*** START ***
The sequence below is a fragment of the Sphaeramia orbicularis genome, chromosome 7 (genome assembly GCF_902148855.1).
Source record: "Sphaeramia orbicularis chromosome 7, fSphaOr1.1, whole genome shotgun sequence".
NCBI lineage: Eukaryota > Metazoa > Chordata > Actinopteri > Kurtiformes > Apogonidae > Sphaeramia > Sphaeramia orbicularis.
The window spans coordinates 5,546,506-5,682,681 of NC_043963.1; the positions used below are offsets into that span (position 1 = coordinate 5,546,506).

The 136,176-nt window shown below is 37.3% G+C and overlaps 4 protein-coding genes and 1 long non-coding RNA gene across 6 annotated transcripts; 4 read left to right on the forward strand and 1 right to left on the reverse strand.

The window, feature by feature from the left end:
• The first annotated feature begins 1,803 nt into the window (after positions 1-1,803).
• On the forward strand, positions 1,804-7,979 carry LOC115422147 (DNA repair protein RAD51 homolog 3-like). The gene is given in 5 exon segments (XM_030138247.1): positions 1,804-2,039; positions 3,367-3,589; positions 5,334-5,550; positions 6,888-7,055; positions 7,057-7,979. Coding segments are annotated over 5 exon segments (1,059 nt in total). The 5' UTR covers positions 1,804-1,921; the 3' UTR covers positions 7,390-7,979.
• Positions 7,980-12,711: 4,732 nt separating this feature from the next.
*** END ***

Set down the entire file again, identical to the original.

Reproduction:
The sequence below is a fragment of the Sphaeramia orbicularis genome, chromosome 7 (genome assembly GCF_902148855.1).
Source record: "Sphaeramia orbicularis chromosome 7, fSphaOr1.1, whole genome shotgun sequence".
NCBI lineage: Eukaryota > Metazoa > Chordata > Actinopteri > Kurtiformes > Apogonidae > Sphaeramia > Sphaeramia orbicularis.
The window spans coordinates 5,546,506-5,682,681 of NC_043963.1; the positions used below are offsets into that span (position 1 = coordinate 5,546,506).

The 136,176-nt window shown below is 37.3% G+C and overlaps 4 protein-coding genes and 1 long non-coding RNA gene across 6 annotated transcripts; 4 read left to right on the forward strand and 1 right to left on the reverse strand.

The window, feature by feature from the left end:
• The first annotated feature begins 1,803 nt into the window (after positions 1-1,803).
• On the forward strand, positions 1,804-7,979 carry LOC115422147 (DNA repair protein RAD51 homolog 3-like). The gene is given in 5 exon segments (XM_030138247.1): positions 1,804-2,039; positions 3,367-3,589; positions 5,334-5,550; positions 6,888-7,055; positions 7,057-7,979. Coding segments are annotated over 5 exon segments (1,059 nt in total). The 5' UTR covers positions 1,804-1,921; the 3' UTR covers positions 7,390-7,979.
• Positions 7,980-12,711: 4,732 nt separating this feature from the next.